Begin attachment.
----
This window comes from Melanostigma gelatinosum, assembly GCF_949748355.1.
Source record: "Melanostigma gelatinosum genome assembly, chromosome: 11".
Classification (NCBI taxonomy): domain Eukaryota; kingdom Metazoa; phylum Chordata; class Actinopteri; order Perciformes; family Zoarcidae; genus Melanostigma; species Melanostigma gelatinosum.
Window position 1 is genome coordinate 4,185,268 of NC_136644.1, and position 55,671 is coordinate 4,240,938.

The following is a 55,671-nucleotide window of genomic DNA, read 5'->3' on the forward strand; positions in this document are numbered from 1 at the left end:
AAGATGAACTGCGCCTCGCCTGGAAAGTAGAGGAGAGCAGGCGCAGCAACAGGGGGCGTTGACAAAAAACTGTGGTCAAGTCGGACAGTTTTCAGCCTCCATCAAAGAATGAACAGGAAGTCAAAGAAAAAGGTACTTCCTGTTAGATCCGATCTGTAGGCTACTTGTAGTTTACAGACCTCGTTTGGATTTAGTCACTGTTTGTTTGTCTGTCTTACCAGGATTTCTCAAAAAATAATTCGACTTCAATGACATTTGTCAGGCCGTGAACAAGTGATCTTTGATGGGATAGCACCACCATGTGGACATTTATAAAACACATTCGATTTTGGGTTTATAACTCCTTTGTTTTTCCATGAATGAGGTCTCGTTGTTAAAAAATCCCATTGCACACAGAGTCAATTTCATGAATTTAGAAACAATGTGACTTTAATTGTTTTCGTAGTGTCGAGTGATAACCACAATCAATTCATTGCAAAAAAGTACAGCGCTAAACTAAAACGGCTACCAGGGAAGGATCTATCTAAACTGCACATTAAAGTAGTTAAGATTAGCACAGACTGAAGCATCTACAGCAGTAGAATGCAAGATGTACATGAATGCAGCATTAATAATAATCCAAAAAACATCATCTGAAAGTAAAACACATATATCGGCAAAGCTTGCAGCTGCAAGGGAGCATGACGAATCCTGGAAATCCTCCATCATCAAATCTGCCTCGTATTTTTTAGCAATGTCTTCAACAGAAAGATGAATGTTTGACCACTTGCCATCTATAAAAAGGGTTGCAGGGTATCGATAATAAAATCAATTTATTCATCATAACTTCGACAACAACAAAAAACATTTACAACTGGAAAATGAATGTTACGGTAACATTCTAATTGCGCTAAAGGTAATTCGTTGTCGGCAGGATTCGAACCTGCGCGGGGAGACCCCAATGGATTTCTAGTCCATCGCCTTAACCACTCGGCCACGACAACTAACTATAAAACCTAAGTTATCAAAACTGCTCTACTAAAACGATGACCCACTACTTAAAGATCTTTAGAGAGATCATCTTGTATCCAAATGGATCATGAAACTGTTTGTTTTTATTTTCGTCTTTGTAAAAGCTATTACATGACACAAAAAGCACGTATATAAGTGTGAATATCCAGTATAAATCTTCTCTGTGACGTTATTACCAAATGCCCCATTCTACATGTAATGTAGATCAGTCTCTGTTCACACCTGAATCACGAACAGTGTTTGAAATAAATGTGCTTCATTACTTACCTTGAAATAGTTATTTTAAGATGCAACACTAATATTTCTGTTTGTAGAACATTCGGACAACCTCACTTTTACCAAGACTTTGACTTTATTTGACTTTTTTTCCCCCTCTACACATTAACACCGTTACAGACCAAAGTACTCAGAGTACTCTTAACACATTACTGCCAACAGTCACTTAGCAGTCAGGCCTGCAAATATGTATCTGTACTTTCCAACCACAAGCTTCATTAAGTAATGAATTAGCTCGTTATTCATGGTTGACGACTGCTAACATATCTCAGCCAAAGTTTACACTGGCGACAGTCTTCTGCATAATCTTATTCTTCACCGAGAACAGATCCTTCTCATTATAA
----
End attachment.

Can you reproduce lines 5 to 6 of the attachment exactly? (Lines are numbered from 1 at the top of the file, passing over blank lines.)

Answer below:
The following is a 55,671-nucleotide window of genomic DNA, read 5'->3' on the forward strand; positions in this document are numbered from 1 at the left end:
AAGATGAACTGCGCCTCGCCTGGAAAGTAGAGGAGAGCAGGCGCAGCAACAGGGGGCGTTGACAAAAAACTGTGGTCAAGTCGGACAGTTTTCAGCCTCCATCAAAGAATGAACAGGAAGTCAAAGAAAAAGGTACTTCCTGTTAGATCCGATCTGTAGGCTACTTGTAGTTTACAGACCTCGTTTGGATTTAGTCACTGTTTGTTTGTCTGTCTTACCAGGATTTCTCAAAAAATAATTCGACTTCAATGACATTTGTCAGGCCGTGAACAAGTGATCTTTGATGGGATAGCACCACCATGTGGACATTTATAAAACACATTCGATTTTGGGTTTATAACTCCTTTGTTTTTCCATGAATGAGGTCTCGTTGTTAAAAAATCCCATTGCACACAGAGTCAATTTCATGAATTTAGAAACAATGTGACTTTAATTGTTTTCGTAGTGTCGAGTGATAACCACAATCAATTCATTGCAAAAAAGTACAGCGCTAAACTAAAACGGCTACCAGGGAAGGATCTATCTAAACTGCACATTAAAGTAGTTAAGATTAGCACAGACTGAAGCATCTACAGCAGTAGAATGCAAGATGTACATGAATGCAGCATTAATAATAATCCAAAAAACATCATCTGAAAGTAAAACACATATATCGGCAAAGCTTGCAGCTGCAAGGGAGCATGACGAATCCTGGAAATCCTCCATCATCAAATCTGCCTCGTATTTTTTAGCAATGTCTTCAACAGAAAGATGAATGTTTGACCACTTGCCATCTATAAAAAGGGTTGCAGGGTATCGATAATAAAATCAATTTATTCATCATAACTTCGACAACAACAAAAAACATTTACAACTGGAAAATGAATGTTACGGTAACATTCTAATTGCGCTAAAGGTAATTCGTTGTCGGCAGGATTCGAACCTGCGCGGGGAGACCCCAATGGATTTCTAGTCCATCGCCTTAACCACTCGGCCACGACAACTAACTATAAAACCTAAGTTATCAAAACTGCTCTACTAAAACGATGACCCACTACTTAAAGATCTTTAGAGAGATCATCTTGTATCCAAATGGATCATGAAACTGTTTGTTTTTATTTTCGTCTTTGTAAAAGCTATTACATGACACAAAAAGCACGTATATAAGTGTGAATATCCAGTATAAATCTTCTCTGTGACGTTATTACCAAATGCCCCATTCTACATGTAATGTAGATCAGTCTCTGTTCACACCTGAATCACGAACAGTGTTTGAAATAAATGTGCTTCATTACTTACCTTGAAATAGTTATTTTAAGATGCAACACTAATATTTCTGTTTGTAGAACATTCGGACAACCTCACTTTTACCAAGACTTTGACTTTATTTGACTTTTTTTCCCCCTCTACACATTAACACCGTTACAGACCAAAGTACTCAGAGTACTCTTAACACATTACTGCCAACAGTCACTTAGCAGTCAGGCCTGCAAATATGTATCTGTACTTTCCAACCACAAGCTTCATTAAGTAATGAATTAGCTCGTTATTCATGGTTGACGACTGCTAACATATCTCAGCCAAAGTTTACACTGGCGACAGTCTTCTGCATAATCTTATTCTTCACCGAGAACAGATCCTTCTCATTATAA